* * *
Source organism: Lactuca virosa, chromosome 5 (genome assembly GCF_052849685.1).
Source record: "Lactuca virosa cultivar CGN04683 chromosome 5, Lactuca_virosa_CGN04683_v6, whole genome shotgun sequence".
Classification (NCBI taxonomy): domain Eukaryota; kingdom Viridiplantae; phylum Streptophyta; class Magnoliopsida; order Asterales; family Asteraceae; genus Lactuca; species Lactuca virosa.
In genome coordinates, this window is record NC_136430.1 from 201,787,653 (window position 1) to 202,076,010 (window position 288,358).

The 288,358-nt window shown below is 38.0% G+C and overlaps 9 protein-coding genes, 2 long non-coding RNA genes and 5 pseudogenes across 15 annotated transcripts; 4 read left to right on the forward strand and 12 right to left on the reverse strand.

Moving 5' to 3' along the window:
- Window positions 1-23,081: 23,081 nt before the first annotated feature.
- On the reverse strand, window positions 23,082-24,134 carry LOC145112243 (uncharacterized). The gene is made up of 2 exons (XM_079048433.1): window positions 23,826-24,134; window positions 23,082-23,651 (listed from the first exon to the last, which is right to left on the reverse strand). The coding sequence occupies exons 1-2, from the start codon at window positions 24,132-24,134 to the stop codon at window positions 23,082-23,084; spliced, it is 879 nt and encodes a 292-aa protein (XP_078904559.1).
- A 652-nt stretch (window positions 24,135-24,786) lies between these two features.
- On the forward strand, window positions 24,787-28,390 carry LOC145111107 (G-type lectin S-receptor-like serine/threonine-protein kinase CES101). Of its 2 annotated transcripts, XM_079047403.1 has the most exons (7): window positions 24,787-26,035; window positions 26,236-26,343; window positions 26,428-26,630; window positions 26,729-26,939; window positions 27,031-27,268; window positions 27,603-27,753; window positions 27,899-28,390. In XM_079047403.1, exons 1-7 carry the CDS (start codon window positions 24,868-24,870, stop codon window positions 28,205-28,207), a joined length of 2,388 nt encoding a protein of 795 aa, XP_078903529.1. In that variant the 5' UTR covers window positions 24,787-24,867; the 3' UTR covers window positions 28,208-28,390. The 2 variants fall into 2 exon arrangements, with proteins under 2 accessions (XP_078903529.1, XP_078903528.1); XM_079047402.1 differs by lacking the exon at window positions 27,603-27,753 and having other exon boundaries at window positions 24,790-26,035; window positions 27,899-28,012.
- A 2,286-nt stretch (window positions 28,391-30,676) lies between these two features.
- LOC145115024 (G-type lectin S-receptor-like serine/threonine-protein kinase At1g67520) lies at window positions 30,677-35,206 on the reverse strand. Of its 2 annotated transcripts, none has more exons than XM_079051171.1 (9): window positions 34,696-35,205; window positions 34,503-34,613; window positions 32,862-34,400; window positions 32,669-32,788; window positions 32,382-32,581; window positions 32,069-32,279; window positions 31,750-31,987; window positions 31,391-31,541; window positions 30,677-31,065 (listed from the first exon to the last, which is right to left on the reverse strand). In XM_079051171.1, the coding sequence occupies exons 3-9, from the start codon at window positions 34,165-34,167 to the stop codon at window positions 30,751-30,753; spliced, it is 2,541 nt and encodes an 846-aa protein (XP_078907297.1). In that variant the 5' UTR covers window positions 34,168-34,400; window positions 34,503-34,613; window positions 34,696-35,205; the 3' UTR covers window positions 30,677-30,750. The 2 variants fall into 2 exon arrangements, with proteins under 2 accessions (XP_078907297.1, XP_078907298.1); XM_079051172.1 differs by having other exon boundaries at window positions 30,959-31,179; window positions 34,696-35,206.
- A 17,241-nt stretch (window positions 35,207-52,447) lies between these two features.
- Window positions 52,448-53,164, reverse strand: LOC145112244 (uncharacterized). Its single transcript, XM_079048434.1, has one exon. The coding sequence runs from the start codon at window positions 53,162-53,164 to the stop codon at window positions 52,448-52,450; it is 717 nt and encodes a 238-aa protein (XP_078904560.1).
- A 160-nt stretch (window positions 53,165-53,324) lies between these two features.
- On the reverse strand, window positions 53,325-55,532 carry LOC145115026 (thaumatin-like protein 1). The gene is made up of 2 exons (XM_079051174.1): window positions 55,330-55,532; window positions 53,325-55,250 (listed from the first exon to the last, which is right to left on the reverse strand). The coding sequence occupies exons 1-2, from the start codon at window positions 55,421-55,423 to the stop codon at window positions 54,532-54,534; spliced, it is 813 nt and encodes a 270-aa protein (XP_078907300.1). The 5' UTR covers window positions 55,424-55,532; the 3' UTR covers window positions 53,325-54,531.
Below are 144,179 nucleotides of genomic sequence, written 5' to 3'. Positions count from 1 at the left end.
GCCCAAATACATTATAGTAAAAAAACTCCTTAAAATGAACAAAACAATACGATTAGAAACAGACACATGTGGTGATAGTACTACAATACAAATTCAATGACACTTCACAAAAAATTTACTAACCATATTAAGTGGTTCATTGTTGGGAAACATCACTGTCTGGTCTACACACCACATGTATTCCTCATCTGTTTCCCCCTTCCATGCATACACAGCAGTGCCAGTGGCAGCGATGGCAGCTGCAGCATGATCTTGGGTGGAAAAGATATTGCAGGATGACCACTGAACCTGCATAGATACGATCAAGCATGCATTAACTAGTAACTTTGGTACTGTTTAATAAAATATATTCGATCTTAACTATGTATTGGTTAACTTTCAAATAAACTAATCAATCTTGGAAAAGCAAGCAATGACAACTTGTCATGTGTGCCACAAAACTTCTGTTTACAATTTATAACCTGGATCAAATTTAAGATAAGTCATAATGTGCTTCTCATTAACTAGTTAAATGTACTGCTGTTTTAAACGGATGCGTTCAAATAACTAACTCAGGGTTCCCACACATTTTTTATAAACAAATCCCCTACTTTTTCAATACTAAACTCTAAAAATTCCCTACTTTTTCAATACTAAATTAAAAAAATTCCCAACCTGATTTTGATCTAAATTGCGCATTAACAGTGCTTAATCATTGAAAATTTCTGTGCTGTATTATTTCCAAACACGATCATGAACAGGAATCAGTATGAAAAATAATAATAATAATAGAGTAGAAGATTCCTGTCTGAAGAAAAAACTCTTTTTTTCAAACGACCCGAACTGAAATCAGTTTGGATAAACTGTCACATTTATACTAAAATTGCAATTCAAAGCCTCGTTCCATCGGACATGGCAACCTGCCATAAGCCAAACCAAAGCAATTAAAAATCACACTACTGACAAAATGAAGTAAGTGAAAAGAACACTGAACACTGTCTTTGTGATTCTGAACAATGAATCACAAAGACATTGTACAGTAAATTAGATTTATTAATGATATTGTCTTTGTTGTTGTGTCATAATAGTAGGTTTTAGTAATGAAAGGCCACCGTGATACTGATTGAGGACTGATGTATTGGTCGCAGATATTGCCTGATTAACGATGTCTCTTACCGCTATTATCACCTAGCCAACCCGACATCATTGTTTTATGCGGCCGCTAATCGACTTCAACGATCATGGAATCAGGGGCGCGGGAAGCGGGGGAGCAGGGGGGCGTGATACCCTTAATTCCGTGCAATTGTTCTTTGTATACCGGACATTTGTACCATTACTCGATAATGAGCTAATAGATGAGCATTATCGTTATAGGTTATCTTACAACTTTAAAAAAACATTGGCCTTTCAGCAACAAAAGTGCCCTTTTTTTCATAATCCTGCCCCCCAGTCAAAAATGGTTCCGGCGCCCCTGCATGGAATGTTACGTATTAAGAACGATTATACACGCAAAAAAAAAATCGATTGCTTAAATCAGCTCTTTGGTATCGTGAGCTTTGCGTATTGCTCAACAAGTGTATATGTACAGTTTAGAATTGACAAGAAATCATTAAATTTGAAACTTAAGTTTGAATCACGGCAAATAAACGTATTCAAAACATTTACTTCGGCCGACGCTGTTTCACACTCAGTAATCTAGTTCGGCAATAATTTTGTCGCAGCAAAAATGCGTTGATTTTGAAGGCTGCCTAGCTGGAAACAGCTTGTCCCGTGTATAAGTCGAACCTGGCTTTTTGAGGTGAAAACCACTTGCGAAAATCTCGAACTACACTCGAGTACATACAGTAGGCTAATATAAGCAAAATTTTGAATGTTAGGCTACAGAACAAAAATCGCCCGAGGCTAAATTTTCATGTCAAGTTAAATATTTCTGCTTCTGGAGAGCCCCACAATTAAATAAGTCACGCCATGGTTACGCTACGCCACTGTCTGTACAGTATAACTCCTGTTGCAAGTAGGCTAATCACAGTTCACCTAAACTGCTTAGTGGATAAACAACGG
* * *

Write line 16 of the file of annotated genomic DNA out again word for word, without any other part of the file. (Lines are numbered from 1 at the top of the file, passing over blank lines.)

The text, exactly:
- On the reverse strand, window positions 53,325-55,532 carry LOC145115026 (thaumatin-like protein 1). The gene is made up of 2 exons (XM_079051174.1): window positions 55,330-55,532; window positions 53,325-55,250 (listed from the first exon to the last, which is right to left on the reverse strand). The coding sequence occupies exons 1-2, from the start codon at window positions 55,421-55,423 to the stop codon at window positions 54,532-54,534; spliced, it is 813 nt and encodes a 270-aa protein (XP_078907300.1). The 5' UTR covers window positions 55,424-55,532; the 3' UTR covers window positions 53,325-54,531.